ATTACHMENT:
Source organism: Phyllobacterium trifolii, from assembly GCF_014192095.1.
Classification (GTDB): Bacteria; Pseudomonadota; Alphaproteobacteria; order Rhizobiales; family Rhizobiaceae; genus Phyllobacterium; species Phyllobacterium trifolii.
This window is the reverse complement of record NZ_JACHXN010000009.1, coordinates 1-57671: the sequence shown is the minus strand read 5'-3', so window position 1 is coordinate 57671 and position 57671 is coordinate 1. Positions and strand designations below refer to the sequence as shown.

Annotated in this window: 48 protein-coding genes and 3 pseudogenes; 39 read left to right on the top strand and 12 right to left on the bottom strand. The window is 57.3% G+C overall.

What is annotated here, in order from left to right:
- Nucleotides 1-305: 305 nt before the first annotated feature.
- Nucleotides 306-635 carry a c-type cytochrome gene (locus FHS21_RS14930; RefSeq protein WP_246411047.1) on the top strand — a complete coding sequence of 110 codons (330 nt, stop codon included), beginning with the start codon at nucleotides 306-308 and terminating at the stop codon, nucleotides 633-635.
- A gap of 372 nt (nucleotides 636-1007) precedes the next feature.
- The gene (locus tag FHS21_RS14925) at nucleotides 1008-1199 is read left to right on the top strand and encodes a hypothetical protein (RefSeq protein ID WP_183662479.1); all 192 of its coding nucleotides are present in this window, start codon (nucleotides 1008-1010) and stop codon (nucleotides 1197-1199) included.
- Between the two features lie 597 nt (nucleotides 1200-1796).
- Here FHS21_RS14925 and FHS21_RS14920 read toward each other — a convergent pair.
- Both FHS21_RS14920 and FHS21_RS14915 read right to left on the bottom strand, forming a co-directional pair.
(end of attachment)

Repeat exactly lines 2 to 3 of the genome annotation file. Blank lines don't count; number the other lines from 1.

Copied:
Classification (GTDB): Bacteria; Pseudomonadota; Alphaproteobacteria; order Rhizobiales; family Rhizobiaceae; genus Phyllobacterium; species Phyllobacterium trifolii.
This window is the reverse complement of record NZ_JACHXN010000009.1, coordinates 1-57671: the sequence shown is the minus strand read 5'-3', so window position 1 is coordinate 57671 and position 57671 is coordinate 1. Positions and strand designations below refer to the sequence as shown.